On November 17, 2021, the New York Fed hosted the seventh annual Conference on the U.S. Treasury Market. The one-day event, held virtually, was co-sponsored by the U.S. Department of the Treasury, the Federal Reserve Board, the U.S. Securities and Exchange Commission (SEC), and the U.S. Commodity Futures Trading Commission (CFTC). The agenda featured one panel on the effects of sudden changes in investor positioning, and two panels discussing proposals to strengthen Treasury market resiliency and improve market intermediation from various public and private sector perspectives. Speeches touched on recommendations from a recent progress report by the Inter-Agency Working Group for Treasury Market Surveillance (IAWG), and efforts to improve market resilience by reforming market structure and regulation. Finally, a fireside chat discussed the importance of increasing diversity of experiences and perspectives within the public and private sectors.
Did Dealers Fail to Make Markets during the Pandemic?
Sarkar and coauthors liquidity provision by dealers in several important financial markets during the COVID-19 pandemic: how much was provided, possible causes of any shortfalls, and the effects of the Federal Reserve’s actions to support the economy.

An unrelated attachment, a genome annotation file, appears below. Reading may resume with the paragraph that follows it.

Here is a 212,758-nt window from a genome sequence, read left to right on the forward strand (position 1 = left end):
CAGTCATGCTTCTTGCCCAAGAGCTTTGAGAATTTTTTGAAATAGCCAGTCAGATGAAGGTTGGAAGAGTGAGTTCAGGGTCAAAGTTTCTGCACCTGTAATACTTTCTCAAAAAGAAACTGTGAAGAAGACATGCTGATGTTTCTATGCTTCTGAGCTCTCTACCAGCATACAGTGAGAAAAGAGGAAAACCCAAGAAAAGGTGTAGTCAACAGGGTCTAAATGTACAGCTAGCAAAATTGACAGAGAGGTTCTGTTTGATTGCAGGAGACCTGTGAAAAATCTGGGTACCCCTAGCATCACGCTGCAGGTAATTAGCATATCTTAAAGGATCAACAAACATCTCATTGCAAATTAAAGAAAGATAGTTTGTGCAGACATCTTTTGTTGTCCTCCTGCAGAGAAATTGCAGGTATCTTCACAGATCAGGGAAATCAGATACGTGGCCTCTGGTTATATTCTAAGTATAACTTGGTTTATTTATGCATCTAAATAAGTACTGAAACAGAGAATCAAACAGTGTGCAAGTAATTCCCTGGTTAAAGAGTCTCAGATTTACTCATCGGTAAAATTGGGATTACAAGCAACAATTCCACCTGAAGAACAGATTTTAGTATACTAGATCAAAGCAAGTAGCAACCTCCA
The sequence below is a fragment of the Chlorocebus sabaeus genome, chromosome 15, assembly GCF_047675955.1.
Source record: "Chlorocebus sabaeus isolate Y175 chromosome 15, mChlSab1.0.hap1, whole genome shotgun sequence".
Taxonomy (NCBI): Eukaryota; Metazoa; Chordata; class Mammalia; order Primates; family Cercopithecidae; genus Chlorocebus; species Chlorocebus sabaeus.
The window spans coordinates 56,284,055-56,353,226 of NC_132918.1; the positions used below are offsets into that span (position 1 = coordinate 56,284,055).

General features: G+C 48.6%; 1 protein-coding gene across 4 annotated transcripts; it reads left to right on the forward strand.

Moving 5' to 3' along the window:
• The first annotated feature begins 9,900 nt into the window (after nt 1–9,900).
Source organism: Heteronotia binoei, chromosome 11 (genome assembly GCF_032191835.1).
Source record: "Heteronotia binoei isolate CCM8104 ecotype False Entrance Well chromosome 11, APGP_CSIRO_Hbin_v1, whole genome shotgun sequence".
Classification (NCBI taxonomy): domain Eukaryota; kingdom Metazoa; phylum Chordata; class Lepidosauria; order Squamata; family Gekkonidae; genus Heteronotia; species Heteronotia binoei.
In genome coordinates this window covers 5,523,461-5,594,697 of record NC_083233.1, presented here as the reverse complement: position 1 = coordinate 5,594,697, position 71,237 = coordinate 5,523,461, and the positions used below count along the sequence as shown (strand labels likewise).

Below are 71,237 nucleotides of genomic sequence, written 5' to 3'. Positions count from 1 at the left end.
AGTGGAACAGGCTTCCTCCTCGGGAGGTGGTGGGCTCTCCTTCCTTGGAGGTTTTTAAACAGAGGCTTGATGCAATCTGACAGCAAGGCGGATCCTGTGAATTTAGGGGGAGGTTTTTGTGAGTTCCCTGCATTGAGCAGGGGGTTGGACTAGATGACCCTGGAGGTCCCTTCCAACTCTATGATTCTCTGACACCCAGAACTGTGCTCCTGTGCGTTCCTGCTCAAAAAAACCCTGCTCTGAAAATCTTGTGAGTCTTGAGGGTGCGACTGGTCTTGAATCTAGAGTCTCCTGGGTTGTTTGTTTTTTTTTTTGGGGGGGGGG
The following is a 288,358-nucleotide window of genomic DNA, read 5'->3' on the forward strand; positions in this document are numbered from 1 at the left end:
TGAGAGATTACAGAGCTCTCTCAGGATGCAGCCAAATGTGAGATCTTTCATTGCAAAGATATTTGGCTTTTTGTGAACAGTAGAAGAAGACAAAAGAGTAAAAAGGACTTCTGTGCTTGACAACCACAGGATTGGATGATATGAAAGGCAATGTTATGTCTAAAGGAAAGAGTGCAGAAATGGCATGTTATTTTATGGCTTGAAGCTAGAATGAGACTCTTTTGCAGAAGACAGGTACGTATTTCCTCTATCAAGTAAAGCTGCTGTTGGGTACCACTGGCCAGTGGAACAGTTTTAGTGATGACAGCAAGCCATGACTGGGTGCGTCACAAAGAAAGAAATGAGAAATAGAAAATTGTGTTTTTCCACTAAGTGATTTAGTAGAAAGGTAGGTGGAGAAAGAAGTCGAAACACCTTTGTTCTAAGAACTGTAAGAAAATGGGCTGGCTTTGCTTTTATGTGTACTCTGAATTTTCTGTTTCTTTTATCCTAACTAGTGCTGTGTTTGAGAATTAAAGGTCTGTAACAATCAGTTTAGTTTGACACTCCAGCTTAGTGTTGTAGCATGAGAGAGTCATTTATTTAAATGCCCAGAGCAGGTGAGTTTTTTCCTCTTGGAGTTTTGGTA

How Competitive are U.S. Treasury Repo Markets?
The Treasury repo market is at the center of the U.S. financial system, serving as a source of secured funding as well as providing liquidity for Treasuries in the secondary market. Recently, results published by the Bank for International Settlements (BIS) raised concerns that the repo market may be dominated by as few as four banks. In this post, we show that the secured funding portion of the repo market is competitive by demonstrating that trading is not concentrated overall and explaining how the pricing of inter-dealer repo trades is available to a wide-range of market participants. By extension, rate-indexes based on repo trades, such as SOFR, reflect a deep market with a broad set of participants.
Treasury Market When-Issued Trading Activity
Despite the importance of when-issued trading of Treasury securities, and the advent of FINRA’s TRACE database of trading statistics, little is known publicly about the level of WI activity. In this post, the authors address this gap by analyzing WI transactions recorded in TRACE.
Explaining the Puzzling Behavior of Short-Term Money Market Rates
Since 2008, the Federal Reserve has dramatically increased the supply of bank reserves, effectively adopting a floor system for monetary policy implementation. Since then, the behavior of short-term money market rates has been at times puzzling. In particular, short-term rates have been surprisingly firm in recent months, despite the large increase in reserves by the Fed as a part of its response to the coronavirus pandemic. In this post, we provide evidence that both the supply of reserves and the supply of short-term Treasury securities are important factors for explaining short-term rates.
How Liquid Is the New 20-Year Treasury Bond?
Fleming and Ruela take a first look at the U.S. government’s new 20-year bond, using a short sample of available data to describe its trading activity and liquidity.